By K. Rajan – May 18, 2023 @ 4:04pm
KUALA LUMPUR: As Malaysia suffered their worst ever showing in the Sea Games, you know that many of the national sports associations (NSAs) have not been doing their jobs.
It’s clear that these NSAs are run by people whose abilities leave much to be desired.
While Malaysian sports fans are up in arms, chef de mission Datuk Nasir Ali apologised to them after the 676-member national contingent missed their 40-gold target.
Malaysia won only a paltry 34 gold, 45 silver and 97 bronze medal to finish seventh in the medal table in Phnom Penh.
You feel sorry for Malaysian sports. Even when they set a 40-gold target, they had already drastically lowered the bar. And yet, they couldn’t clamber over it.
As a result, Malaysia finished even lower than their tiny neighbours Singapore in the biennial event where Southeast Asia nations compete for pride and bragging rights.
This is pathetic, this is embarrassing, this is unacceptable.
We only did better than minnows Myanmar, Laos, Brunei and Timor Leste, which is nothing to be proud about.
When Malaysia ended up sixth overall in the Hanoi Games last year with 39 gold, 45 silver and 90 bronze, and sheepishly behind Singapore, the knives were already out from the cynics.
Retrospectively, the rot was already festering in the 2019 Manila Games when the Malaysian contingent failed to meet their 70-gold target, picking up only 56 gold, 57 silver, and 71 bronze to finish fifth.
But it did not dawn on the NSAs that things were going downhill.
No wake-up calls, no worried faces. It was business as usual for the insufferable sports officials. They refused to see the writing on the wall: fifth, sixth and now seventh — Malaysia’s deterioration over the last three Sea Games.
Last year, Olympic Council of Malaysia president Tan Sri Norza Zakaria sounded the alarm, asking the Malaysian Athletics Federation (MAF) and Malaysia Swimming to buck up.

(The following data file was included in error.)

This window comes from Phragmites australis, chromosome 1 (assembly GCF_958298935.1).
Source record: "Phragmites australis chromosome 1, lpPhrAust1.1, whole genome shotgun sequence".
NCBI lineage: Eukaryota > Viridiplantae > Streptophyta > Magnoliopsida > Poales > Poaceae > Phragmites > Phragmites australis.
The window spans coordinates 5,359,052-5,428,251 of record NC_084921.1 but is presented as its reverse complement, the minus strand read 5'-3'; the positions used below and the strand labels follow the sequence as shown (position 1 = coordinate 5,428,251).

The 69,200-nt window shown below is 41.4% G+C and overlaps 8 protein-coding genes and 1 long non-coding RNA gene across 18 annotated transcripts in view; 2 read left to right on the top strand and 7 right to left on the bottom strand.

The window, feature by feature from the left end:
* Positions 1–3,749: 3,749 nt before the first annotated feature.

But this seemed to have fallen on deaf ears and incidentally, both the national associations are headed by the same man — Datuk Seri Shahidan Kassim.
For the MAF, the Sea Games seemed to be more like the “guess Games” as it came up with an eye-raising 10-gold target. They got half the job done — the track and field team won five gold instead in Phnom Penh.
Malaysia used to be an athletics powerhouse at the Games in the 1990s, but we have been reduced to mainly also-rans now.
From winning eight gold at the 2017 Kuala Lumpur Games, Malaysia’s athletics haul declined to five gold in the 2019, 2021 and 2023 editions.
It’s the same in swimming, with the gold medals drying up. Malaysia won two gold in 2019, one gold last year and one gold this year.
We can only hope that the 387 athletes, who are under the age of 23 and making up 56.33 per cent of the national contingent to Phnom Penh, better themselves into golden prospects at the 2025 Sea Games in Thailand.
Many NSAs give the one-size-fits-all excuse that their athletes in Phnom Penh were young and inexperienced. But didn’t the other nations also field young athletes and yet win gold?
The NSAs had better start resuscitating Malaysian sports or else it will be the same sad story at the next edition in Bangkok, Chonburi and Songkhla.
In this post-mortem, we need to bring out the axe. Heads need to roll in the national bodies and deadwood need to be removed. We need new leaders, new ideas and new blood.
The rot has gone on for far too long. Athletes come and go, but the sports administrators seem to be here forever despite little accountability for poor results.
It’s time for Malaysian sports to be managed professionally, not by indifferent old-timers operating as part-timers in NSAs.
And it’s a crying shame that Malaysia has many capable sports administrators whose expertise is ignored while incompetent officials run the show.
For the sake of Malaysian sports, efficient and skilled officials should be put in place to implement the programmes needed to realise fully the talent of our athletes.